Groups of participants, logically organized by discipline or constituency, will be asked to select a couple of concrete actions and pledge a commitment. The conference participants will establish immediate next steps for follow-up, which will include a roster of members for the statewide planning effort, a summary of conference findings to be distributed to participants and broad outlines for new partnerships. We expect that the conference will result in the creation of a designated state planning body, one that will make a real difference in statewide planning, in coordination of efforts and collaboration among stakeholders.

This is heady stuff, an exciting chance to broaden access to justice for the poor (including the working poor). So you lawyers, law firms, bar associations, service providers, community-based organizations, elected officials, public interest organizations, legal services programs, social justice groups, judges, law schools, government agencies, churches and funders, please join in planning to make Massachusetts the national leader in delivery of legal services to the poor.

End notes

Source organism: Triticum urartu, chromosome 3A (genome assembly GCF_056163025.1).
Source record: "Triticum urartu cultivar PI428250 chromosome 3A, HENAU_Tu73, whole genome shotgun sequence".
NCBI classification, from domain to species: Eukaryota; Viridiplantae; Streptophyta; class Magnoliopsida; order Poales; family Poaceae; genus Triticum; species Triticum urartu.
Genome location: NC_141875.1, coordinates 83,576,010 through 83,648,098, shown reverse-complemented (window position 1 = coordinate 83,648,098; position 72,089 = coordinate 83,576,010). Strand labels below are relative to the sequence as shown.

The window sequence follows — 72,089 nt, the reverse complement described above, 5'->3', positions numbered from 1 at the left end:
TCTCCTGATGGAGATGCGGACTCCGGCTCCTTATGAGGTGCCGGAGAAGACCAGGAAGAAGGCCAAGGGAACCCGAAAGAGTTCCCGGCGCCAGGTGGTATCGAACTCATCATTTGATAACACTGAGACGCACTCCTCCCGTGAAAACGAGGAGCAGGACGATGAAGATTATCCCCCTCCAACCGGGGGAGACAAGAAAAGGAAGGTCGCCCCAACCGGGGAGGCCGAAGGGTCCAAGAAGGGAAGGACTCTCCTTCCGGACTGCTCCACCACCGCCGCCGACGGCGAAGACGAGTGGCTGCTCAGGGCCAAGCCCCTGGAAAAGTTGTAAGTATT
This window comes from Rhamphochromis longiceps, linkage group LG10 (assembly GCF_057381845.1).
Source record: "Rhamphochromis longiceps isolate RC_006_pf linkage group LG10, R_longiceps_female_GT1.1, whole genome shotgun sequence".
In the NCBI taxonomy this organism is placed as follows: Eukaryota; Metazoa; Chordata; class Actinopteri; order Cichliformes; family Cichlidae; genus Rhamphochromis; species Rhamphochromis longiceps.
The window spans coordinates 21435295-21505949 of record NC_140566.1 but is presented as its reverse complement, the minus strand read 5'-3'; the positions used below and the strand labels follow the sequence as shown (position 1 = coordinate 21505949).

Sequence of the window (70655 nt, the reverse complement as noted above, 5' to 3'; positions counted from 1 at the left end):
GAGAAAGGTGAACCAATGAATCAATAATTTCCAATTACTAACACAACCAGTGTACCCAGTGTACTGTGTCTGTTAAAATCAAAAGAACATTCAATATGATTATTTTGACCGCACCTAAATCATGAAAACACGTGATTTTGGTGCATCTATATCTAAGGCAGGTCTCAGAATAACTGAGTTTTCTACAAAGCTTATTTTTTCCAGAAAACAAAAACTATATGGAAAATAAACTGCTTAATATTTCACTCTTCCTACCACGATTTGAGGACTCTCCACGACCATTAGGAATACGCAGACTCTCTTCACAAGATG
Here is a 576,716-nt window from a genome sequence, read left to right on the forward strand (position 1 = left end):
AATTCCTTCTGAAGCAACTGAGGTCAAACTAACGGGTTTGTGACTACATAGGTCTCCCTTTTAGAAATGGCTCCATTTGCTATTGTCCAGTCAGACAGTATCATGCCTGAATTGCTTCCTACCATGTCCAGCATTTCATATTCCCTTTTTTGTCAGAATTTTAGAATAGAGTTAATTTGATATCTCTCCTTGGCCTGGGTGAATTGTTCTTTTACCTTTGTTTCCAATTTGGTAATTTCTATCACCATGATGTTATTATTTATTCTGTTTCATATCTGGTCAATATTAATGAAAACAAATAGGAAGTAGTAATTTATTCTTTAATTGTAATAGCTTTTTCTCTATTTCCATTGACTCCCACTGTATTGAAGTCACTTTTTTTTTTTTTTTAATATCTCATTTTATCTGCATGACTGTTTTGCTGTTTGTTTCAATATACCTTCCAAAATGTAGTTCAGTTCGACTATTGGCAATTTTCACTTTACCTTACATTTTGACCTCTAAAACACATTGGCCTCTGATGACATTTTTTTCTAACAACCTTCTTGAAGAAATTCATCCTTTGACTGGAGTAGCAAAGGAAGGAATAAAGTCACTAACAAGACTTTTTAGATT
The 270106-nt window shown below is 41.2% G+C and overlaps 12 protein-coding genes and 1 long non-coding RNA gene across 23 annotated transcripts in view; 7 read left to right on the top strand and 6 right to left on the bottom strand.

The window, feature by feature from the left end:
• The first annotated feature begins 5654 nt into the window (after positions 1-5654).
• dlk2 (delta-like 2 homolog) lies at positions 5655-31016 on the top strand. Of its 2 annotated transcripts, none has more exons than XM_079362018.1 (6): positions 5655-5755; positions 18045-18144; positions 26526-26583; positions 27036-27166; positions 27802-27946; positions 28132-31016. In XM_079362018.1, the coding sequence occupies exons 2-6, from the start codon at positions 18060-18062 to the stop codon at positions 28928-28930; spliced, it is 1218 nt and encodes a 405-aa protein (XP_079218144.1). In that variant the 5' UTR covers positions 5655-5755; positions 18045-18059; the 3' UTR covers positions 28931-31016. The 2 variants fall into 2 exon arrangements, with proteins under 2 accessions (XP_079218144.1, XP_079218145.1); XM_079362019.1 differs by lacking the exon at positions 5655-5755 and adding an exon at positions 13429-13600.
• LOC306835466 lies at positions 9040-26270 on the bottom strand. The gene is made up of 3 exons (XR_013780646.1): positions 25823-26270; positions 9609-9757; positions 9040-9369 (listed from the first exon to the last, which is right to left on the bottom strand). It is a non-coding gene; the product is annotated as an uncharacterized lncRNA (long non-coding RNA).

1. This article draws heavily on two memoranda prepared by U.T. Saunders, who has been consultant to the planning efforts described almost since their inception.

2. Given federal funding cutbacks and harsh new restrictions on all funds, the 1996 reorganization of the Massachusetts delivery system sought to ensure that eligible clients, whether they were citizens or immigrants, whether they needed help in court or in an administrative hearing or in the state legislature, or whether they needed a vital phone call or a community education had access to the delivery system. The Equal Justice Coalition grew from this plan. Six years later, it appears that the efforts were successful in meeting the goal. The Massachusetts effort is a national model.

3. LSC provides only about 15 percent of the funding for legal services in Massachusetts.

4. See U.T. Saunders, Pre-Strategy Conference for Statewide Planning (Sept. 24, 2002), on file with author.